Résilience - COVID-19 - Résilience - Coronavirus disease 2019

Human colonic organoids as a model to study SARS-CoV-2 variants infection – Organovir

Human colonic organoids as a model to study SARS-CoV-2 variants infection

New SARS-CoV-2 variants raised particular concerns worldwide due to their high transmissibility rates. The rapid emergence of such variants highlights the urgent need to develop highly relevant and standardized experimental models to study critical aspects of SARS-Cov-2 variant infection and replication but also to screen therapeutic candidates. In this respect, human intestinal organoids have emerged as a valuable model to study host-pathogen interactions, including SARS-CoV-2 infection.

Ability of SARS-CoV-2 variants to enter and replicate inside epithelial cells as compared to the parental strain taking human colonic organoids as a model

Our proposal aims to monitor the ability of SARS-CoV-2 variants of concern, including South Africa, United Kingdom and Brazil ones, to infect human colonic organoid-derived cell monolayers, a model of choice to study host pathogen interaction in a standardized and reproducible way closely mimicking the in vivo situation. Our proposal also aims to study the response of the colonic epithelium to these variants and the impact of this response on the infection process. Finally, our project will perform a first drug screening of therapeutic candidates known to interfere with infection by the SARS-CoV-2 parental strain.

Healthy colonic organoids are seeded and differentiated in multiwell plates with inserts or imaging chambers to generate human colonic organoid-derived cell monolayers closely mimicking mature and diversified colonic epithelial cells. Infection with SARS-CoV-2 parental strain and four variants are performed with or without prior treatment with drugs or interferons. Culture supernatants are collected to determine infectious virus production levels and cytokine secretion by the epithelium. Colonoids are processed either for qRT PCR to analyse viral RNA and interferon production by the epithelium or for spectral confocal microscopy to quantify viral entry, replication and to characterize infected cells and their physiological status.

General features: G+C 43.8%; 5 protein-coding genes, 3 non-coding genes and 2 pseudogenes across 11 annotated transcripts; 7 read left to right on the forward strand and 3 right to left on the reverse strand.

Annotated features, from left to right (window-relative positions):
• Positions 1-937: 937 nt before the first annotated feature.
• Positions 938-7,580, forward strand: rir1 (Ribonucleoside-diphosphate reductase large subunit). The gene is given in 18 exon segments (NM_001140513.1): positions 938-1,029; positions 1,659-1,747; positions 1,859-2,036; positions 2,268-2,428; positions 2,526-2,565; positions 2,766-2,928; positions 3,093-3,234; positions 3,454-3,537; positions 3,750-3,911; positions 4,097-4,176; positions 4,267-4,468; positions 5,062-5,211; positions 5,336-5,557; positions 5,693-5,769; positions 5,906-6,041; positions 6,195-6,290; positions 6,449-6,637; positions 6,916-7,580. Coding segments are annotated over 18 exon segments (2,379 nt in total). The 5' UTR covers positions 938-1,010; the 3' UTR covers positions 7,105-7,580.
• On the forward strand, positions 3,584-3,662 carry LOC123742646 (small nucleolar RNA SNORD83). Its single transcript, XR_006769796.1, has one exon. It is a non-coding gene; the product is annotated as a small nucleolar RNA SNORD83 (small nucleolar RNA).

We will determine the differences in entry, replication and infectious virus particles production of SARS-CoV-2 parental and variants strains. We will also analyse changes in the immune defence mechanisms initiated by the colonic epithelium to the different variants and the impact of this response on the infection process. Finally, we will determine the influence of interferons and SARS-CoV-2 entry inhibitors on the ability of the variants to infect human organoïd-derived cell monolayers.

This project will provide a model to assess the ability of SARS-CoV-2 variants to enter and replicate in colonic epithelial cells and the capability of these cells to defend themselves. It will also provide a proof of concept of the usefullness of the human colonic organoid to perform drug screening and identify or confirm therapeutic candidates that interfere with SARS-CoV-2 infection. Therefore, our project will not only further the understanding of SARS-CoV-2 variant infection and the immune response of the intestinal epithelium, but also contribute to the search for effective drugs against these infections.